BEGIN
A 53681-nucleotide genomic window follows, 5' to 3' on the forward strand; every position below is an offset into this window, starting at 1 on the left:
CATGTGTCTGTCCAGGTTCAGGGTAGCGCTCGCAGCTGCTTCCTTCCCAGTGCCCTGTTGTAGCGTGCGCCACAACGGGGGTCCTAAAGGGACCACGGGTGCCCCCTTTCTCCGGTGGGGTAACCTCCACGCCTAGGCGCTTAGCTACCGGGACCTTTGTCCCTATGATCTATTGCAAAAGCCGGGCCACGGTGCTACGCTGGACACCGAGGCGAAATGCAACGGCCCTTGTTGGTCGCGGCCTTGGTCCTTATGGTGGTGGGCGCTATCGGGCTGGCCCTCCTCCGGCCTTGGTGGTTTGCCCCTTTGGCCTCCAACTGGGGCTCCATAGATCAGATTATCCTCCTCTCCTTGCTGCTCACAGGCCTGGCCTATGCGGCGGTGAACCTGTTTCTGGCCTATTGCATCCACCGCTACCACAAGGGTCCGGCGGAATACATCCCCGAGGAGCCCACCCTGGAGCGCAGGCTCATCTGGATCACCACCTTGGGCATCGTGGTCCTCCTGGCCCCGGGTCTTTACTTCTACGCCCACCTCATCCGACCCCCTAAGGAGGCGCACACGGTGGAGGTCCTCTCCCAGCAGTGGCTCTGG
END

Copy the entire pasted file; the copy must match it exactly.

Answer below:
A 53681-nucleotide genomic window follows, 5' to 3' on the forward strand; every position below is an offset into this window, starting at 1 on the left:
CATGTGTCTGTCCAGGTTCAGGGTAGCGCTCGCAGCTGCTTCCTTCCCAGTGCCCTGTTGTAGCGTGCGCCACAACGGGGGTCCTAAAGGGACCACGGGTGCCCCCTTTCTCCGGTGGGGTAACCTCCACGCCTAGGCGCTTAGCTACCGGGACCTTTGTCCCTATGATCTATTGCAAAAGCCGGGCCACGGTGCTACGCTGGACACCGAGGCGAAATGCAACGGCCCTTGTTGGTCGCGGCCTTGGTCCTTATGGTGGTGGGCGCTATCGGGCTGGCCCTCCTCCGGCCTTGGTGGTTTGCCCCTTTGGCCTCCAACTGGGGCTCCATAGATCAGATTATCCTCCTCTCCTTGCTGCTCACAGGCCTGGCCTATGCGGCGGTGAACCTGTTTCTGGCCTATTGCATCCACCGCTACCACAAGGGTCCGGCGGAATACATCCCCGAGGAGCCCACCCTGGAGCGCAGGCTCATCTGGATCACCACCTTGGGCATCGTGGTCCTCCTGGCCCCGGGTCTTTACTTCTACGCCCACCTCATCCGACCCCCTAAGGAGGCGCACACGGTGGAGGTCCTCTCCCAGCAGTGGCTCTGG